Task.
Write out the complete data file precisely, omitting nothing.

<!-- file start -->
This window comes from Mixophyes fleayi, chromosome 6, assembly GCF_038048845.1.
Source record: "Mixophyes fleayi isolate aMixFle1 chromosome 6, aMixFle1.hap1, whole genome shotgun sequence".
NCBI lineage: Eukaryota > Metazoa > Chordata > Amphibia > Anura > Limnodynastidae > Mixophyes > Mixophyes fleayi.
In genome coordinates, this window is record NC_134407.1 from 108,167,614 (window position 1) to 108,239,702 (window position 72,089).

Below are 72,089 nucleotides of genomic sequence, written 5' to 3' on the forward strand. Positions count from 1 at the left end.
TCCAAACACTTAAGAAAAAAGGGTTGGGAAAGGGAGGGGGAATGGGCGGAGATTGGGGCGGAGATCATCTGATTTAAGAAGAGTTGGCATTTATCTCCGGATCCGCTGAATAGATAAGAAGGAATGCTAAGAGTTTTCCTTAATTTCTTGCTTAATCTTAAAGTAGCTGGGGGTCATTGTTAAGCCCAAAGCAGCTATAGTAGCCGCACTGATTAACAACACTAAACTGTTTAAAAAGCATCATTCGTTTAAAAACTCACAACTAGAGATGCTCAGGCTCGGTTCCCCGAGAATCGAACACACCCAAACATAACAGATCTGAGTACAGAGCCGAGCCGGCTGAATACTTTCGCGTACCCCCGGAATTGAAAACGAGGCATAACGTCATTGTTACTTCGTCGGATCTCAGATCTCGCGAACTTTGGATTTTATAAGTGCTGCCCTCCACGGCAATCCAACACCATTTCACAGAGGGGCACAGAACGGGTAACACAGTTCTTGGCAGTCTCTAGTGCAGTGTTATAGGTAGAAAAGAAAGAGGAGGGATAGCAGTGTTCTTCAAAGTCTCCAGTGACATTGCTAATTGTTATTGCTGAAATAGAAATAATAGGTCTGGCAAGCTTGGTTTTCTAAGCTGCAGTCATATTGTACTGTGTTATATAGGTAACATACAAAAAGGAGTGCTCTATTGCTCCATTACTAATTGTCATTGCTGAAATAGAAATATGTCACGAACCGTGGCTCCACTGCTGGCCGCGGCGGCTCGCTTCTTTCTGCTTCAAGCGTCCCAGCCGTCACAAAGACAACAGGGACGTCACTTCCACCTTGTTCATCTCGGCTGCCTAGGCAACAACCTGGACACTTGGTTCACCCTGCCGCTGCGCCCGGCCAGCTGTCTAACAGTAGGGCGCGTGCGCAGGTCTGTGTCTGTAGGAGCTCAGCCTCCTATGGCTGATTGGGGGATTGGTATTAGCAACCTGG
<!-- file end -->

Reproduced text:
This window comes from Mixophyes fleayi, chromosome 6, assembly GCF_038048845.1.
Source record: "Mixophyes fleayi isolate aMixFle1 chromosome 6, aMixFle1.hap1, whole genome shotgun sequence".
NCBI lineage: Eukaryota > Metazoa > Chordata > Amphibia > Anura > Limnodynastidae > Mixophyes > Mixophyes fleayi.
In genome coordinates, this window is record NC_134407.1 from 108,167,614 (window position 1) to 108,239,702 (window position 72,089).

Below are 72,089 nucleotides of genomic sequence, written 5' to 3' on the forward strand. Positions count from 1 at the left end.
TCCAAACACTTAAGAAAAAAGGGTTGGGAAAGGGAGGGGGAATGGGCGGAGATTGGGGCGGAGATCATCTGATTTAAGAAGAGTTGGCATTTATCTCCGGATCCGCTGAATAGATAAGAAGGAATGCTAAGAGTTTTCCTTAATTTCTTGCTTAATCTTAAAGTAGCTGGGGGTCATTGTTAAGCCCAAAGCAGCTATAGTAGCCGCACTGATTAACAACACTAAACTGTTTAAAAAGCATCATTCGTTTAAAAACTCACAACTAGAGATGCTCAGGCTCGGTTCCCCGAGAATCGAACACACCCAAACATAACAGATCTGAGTACAGAGCCGAGCCGGCTGAATACTTTCGCGTACCCCCGGAATTGAAAACGAGGCATAACGTCATTGTTACTTCGTCGGATCTCAGATCTCGCGAACTTTGGATTTTATAAGTGCTGCCCTCCACGGCAATCCAACACCATTTCACAGAGGGGCACAGAACGGGTAACACAGTTCTTGGCAGTCTCTAGTGCAGTGTTATAGGTAGAAAAGAAAGAGGAGGGATAGCAGTGTTCTTCAAAGTCTCCAGTGACATTGCTAATTGTTATTGCTGAAATAGAAATAATAGGTCTGGCAAGCTTGGTTTTCTAAGCTGCAGTCATATTGTACTGTGTTATATAGGTAACATACAAAAAGGAGTGCTCTATTGCTCCATTACTAATTGTCATTGCTGAAATAGAAATATGTCACGAACCGTGGCTCCACTGCTGGCCGCGGCGGCTCGCTTCTTTCTGCTTCAAGCGTCCCAGCCGTCACAAAGACAACAGGGACGTCACTTCCACCTTGTTCATCTCGGCTGCCTAGGCAACAACCTGGACACTTGGTTCACCCTGCCGCTGCGCCCGGCCAGCTGTCTAACAGTAGGGCGCGTGCGCAGGTCTGTGTCTGTAGGAGCTCAGCCTCCTATGGCTGATTGGGGGATTGGTATTAGCAACCTGG